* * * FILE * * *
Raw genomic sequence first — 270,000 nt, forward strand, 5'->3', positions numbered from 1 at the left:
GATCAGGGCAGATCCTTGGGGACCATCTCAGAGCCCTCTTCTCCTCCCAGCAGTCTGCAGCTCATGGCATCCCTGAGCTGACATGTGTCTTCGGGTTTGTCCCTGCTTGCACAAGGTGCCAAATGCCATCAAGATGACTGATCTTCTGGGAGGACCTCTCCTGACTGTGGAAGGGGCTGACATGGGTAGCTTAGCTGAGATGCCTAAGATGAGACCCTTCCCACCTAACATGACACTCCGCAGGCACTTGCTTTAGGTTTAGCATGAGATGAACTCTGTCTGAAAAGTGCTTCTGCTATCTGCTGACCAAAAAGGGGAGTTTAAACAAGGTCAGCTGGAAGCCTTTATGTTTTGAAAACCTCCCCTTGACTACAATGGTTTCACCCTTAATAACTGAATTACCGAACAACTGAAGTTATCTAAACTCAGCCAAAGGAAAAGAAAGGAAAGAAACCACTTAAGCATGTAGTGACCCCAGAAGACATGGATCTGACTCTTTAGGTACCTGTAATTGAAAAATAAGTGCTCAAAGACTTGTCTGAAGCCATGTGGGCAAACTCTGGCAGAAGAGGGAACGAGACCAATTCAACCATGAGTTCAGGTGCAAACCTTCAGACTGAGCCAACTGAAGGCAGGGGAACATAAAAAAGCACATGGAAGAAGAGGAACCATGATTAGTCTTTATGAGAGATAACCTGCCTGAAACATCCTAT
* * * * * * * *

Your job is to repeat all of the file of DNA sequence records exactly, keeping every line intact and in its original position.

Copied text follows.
Raw genomic sequence first — 270,000 nt, forward strand, 5'->3', positions numbered from 1 at the left:
GATCAGGGCAGATCCTTGGGGACCATCTCAGAGCCCTCTTCTCCTCCCAGCAGTCTGCAGCTCATGGCATCCCTGAGCTGACATGTGTCTTCGGGTTTGTCCCTGCTTGCACAAGGTGCCAAATGCCATCAAGATGACTGATCTTCTGGGAGGACCTCTCCTGACTGTGGAAGGGGCTGACATGGGTAGCTTAGCTGAGATGCCTAAGATGAGACCCTTCCCACCTAACATGACACTCCGCAGGCACTTGCTTTAGGTTTAGCATGAGATGAACTCTGTCTGAAAAGTGCTTCTGCTATCTGCTGACCAAAAAGGGGAGTTTAAACAAGGTCAGCTGGAAGCCTTTATGTTTTGAAAACCTCCCCTTGACTACAATGGTTTCACCCTTAATAACTGAATTACCGAACAACTGAAGTTATCTAAACTCAGCCAAAGGAAAAGAAAGGAAAGAAACCACTTAAGCATGTAGTGACCCCAGAAGACATGGATCTGACTCTTTAGGTACCTGTAATTGAAAAATAAGTGCTCAAAGACTTGTCTGAAGCCATGTGGGCAAACTCTGGCAGAAGAGGGAACGAGACCAATTCAACCATGAGTTCAGGTGCAAACCTTCAGACTGAGCCAACTGAAGGCAGGGGAACATAAAAAAGCACATGGAAGAAGAGGAACCATGATTAGTCTTTATGAGAGATAACCTGCCTGAAACATCCTAT